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Cut-throat format is the wrong fit for sevens, say England after Rugby World Cup final defeat

Evening Standard logo Evening Standard 23/07/2018 Jack De Menezes

a group of people standing in front of a crowd posing for the camera © Provided by Evening Standard Limited England led the calls for the new Rugby World Cup Sevens format to be scrapped after suffering an agonising final defeat New Zealand.

One day after winning the women’s event, the Kiwis replicated their 2014 clean sweep with a 33-12 victory over an England side that has now finished runners-up in the last two global tournaments.

The All Blacks never looked like losing the final as a Sione Molia double gave them an early lead. England’s brief fightback came through Mike Ellery and Ruaridh McConnochie tries, but Joe Ravouvou, Akuila Rokolisoa and Trael Joass secured the victory that saw them defend the title they won in Russia four years ago.

For the first time, every match in the tournament was a knockout clash and despite winning all three of their games to reach the final, both England head coach Simon Amor and captain Tom Mitchell called for World Rugby to resist the temptation to introduce the cut-throat format to the annual Sevens Series.

In the series I don’t think it works out well enough because the challenge you’ve got, one game on one day is not the nature of sevens,” Amor said.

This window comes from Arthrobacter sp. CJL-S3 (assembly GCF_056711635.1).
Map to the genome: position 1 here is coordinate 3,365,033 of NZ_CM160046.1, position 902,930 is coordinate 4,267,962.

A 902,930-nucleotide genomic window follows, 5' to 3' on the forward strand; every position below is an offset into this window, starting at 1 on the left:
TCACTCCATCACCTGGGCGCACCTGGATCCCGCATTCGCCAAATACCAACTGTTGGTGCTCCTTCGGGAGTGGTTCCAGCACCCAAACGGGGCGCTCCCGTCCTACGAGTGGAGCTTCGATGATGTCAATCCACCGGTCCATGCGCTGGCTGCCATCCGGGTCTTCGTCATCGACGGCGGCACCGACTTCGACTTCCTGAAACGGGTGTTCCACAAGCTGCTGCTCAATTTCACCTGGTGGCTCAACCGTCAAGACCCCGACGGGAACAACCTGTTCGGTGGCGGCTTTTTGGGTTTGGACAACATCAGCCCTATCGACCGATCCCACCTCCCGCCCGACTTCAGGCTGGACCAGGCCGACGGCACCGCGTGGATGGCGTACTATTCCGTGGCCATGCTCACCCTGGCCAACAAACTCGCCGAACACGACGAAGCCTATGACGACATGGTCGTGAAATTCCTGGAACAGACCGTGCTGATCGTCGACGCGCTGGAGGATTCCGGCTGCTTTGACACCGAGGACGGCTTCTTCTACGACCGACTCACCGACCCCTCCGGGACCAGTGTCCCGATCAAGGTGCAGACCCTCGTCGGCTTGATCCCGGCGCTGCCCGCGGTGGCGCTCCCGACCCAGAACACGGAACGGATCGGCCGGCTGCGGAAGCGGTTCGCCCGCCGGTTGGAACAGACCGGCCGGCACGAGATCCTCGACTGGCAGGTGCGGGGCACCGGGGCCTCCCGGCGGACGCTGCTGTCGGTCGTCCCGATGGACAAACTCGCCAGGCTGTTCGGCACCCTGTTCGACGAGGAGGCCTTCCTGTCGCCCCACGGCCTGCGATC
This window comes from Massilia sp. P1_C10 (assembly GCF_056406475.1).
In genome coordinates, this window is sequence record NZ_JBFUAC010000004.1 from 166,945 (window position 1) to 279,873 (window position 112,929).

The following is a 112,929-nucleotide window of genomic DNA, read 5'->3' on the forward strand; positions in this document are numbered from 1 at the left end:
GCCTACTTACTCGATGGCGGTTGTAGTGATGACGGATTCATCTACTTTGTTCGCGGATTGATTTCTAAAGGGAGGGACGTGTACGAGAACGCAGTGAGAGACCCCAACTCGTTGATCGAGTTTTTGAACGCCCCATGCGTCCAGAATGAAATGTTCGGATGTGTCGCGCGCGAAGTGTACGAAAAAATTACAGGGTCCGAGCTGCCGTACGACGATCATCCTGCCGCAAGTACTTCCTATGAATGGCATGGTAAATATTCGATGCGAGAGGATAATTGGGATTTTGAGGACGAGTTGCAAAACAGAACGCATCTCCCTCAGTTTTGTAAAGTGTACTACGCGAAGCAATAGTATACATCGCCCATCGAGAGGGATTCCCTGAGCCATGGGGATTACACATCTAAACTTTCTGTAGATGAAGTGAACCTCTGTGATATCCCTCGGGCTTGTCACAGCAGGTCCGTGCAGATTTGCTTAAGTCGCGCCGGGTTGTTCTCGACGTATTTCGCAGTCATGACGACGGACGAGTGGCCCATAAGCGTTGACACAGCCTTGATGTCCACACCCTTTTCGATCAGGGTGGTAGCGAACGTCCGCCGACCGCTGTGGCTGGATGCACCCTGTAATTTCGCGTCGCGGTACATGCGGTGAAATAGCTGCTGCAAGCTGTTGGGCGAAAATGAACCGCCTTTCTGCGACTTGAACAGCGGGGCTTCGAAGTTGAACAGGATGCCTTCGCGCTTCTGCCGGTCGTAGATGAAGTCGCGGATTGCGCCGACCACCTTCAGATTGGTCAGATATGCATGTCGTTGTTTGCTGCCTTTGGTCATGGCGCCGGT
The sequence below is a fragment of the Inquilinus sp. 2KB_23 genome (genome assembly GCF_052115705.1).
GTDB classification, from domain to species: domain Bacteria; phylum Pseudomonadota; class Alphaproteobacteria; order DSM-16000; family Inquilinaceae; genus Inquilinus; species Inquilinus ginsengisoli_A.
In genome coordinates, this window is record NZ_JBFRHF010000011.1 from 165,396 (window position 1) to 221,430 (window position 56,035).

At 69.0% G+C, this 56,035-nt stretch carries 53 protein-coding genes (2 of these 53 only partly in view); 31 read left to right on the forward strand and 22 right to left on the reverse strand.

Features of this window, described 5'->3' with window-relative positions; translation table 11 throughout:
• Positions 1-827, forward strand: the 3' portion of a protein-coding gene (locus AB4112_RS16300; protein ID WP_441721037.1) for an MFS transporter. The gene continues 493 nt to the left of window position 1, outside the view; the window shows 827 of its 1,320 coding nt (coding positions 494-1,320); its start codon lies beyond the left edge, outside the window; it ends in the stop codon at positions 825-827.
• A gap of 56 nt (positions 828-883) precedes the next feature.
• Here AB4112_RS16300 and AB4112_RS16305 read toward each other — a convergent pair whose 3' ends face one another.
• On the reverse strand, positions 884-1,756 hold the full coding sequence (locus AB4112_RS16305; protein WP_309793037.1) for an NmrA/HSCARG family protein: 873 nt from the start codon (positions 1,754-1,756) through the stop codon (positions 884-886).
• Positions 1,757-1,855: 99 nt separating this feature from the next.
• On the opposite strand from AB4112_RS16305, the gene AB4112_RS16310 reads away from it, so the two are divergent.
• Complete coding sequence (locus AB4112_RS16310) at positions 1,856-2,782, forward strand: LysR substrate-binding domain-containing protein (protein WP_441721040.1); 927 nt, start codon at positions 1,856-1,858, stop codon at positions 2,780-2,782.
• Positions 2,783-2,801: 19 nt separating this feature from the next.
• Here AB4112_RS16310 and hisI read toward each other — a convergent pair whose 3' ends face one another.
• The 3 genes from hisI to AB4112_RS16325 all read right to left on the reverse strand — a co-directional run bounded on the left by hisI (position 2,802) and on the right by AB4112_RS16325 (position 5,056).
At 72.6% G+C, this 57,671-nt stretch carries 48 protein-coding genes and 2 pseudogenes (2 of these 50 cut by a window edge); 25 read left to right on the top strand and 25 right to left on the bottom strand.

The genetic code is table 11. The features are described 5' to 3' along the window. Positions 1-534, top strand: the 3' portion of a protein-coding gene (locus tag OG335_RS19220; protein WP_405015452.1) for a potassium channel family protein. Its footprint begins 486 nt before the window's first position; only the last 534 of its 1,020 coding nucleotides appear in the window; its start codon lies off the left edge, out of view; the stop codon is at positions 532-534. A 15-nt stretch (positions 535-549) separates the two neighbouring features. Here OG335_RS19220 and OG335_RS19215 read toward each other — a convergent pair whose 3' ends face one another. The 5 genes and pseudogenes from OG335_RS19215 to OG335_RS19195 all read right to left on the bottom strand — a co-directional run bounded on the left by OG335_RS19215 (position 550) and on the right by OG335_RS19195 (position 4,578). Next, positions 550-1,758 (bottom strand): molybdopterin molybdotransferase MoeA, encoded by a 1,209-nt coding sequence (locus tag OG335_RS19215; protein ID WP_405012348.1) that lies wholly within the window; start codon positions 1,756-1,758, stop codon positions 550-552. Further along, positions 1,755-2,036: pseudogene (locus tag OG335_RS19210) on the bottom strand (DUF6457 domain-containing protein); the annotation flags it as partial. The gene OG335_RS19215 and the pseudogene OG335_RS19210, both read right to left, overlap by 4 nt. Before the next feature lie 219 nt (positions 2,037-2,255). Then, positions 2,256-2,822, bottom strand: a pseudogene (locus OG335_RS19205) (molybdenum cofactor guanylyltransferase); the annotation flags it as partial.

“The game of sevens is about a couple of games each day but as a standalone one-off thing I think it’s quite exciting, it’s edge-of-the-seat kind of stuff and if you get one game wrong you’re gone, and that makes for great drama which I think is special.”

Mitchell, one of the star players in San Francisco as he provided the match-winning moment in narrow wins against both Samoa and the USA, added: “It has been interesting mixing it up, but I am not totally sold on the new format.

"There are pros and cons — it is up to World Rugby to keep mixing things up, keep it fresh and keep improving the game. As Sevens players we want to get out there, play good rugby and get people into the game.

“I think we need to look at the amount of people watching and playing it as well. That is something we try to work on in the UK — but sevens is a global game and I hope it can really become the truly global game it should be, in terms of participation.”

What proved a successful first major foray into America for World Rugby ended with a fitting final as two of the most notable rugby nations faced off in front of a crowd that ticked over 100,000 across the weekend, with around 35,000 inside San Francisco’s AT&T Park on Sunday alone. After seeing off South Africa in the semi-final, England were going for their first World Cup win since 1993, but could not match the All Blacks.

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